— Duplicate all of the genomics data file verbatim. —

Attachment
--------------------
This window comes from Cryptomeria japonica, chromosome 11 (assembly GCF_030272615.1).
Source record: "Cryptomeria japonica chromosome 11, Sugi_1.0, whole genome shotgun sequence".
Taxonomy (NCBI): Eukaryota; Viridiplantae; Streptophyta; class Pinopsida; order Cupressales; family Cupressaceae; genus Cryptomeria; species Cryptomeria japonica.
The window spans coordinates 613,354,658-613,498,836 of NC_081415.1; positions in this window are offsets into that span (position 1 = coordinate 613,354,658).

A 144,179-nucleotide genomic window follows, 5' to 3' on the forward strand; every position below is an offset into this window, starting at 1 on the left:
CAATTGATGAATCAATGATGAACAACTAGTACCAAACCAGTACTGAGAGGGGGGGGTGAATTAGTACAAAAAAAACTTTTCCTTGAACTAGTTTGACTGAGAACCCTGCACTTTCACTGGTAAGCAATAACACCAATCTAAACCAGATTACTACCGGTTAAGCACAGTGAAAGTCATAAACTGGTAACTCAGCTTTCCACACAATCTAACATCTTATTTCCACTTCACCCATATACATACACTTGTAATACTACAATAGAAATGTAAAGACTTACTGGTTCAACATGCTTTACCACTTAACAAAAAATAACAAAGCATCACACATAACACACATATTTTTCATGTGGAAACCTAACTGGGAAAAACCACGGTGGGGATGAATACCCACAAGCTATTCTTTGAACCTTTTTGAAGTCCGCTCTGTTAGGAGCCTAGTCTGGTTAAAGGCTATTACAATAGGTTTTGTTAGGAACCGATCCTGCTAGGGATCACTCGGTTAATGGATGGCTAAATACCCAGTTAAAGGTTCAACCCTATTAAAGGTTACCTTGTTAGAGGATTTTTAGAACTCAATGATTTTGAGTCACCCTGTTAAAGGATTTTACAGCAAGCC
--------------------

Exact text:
This window comes from Cryptomeria japonica, chromosome 11 (assembly GCF_030272615.1).
Source record: "Cryptomeria japonica chromosome 11, Sugi_1.0, whole genome shotgun sequence".
Taxonomy (NCBI): Eukaryota; Viridiplantae; Streptophyta; class Pinopsida; order Cupressales; family Cupressaceae; genus Cryptomeria; species Cryptomeria japonica.
The window spans coordinates 613,354,658-613,498,836 of NC_081415.1; positions in this window are offsets into that span (position 1 = coordinate 613,354,658).

A 144,179-nucleotide genomic window follows, 5' to 3' on the forward strand; every position below is an offset into this window, starting at 1 on the left:
CAATTGATGAATCAATGATGAACAACTAGTACCAAACCAGTACTGAGAGGGGGGGGTGAATTAGTACAAAAAAAACTTTTCCTTGAACTAGTTTGACTGAGAACCCTGCACTTTCACTGGTAAGCAATAACACCAATCTAAACCAGATTACTACCGGTTAAGCACAGTGAAAGTCATAAACTGGTAACTCAGCTTTCCACACAATCTAACATCTTATTTCCACTTCACCCATATACATACACTTGTAATACTACAATAGAAATGTAAAGACTTACTGGTTCAACATGCTTTACCACTTAACAAAAAATAACAAAGCATCACACATAACACACATATTTTTCATGTGGAAACCTAACTGGGAAAAACCACGGTGGGGATGAATACCCACAAGCTATTCTTTGAACCTTTTTGAAGTCCGCTCTGTTAGGAGCCTAGTCTGGTTAAAGGCTATTACAATAGGTTTTGTTAGGAACCGATCCTGCTAGGGATCACTCGGTTAATGGATGGCTAAATACCCAGTTAAAGGTTCAACCCTATTAAAGGTTACCTTGTTAGAGGATTTTTAGAACTCAATGATTTTGAGTCACCCTGTTAAAGGATTTTACAGCAAGCC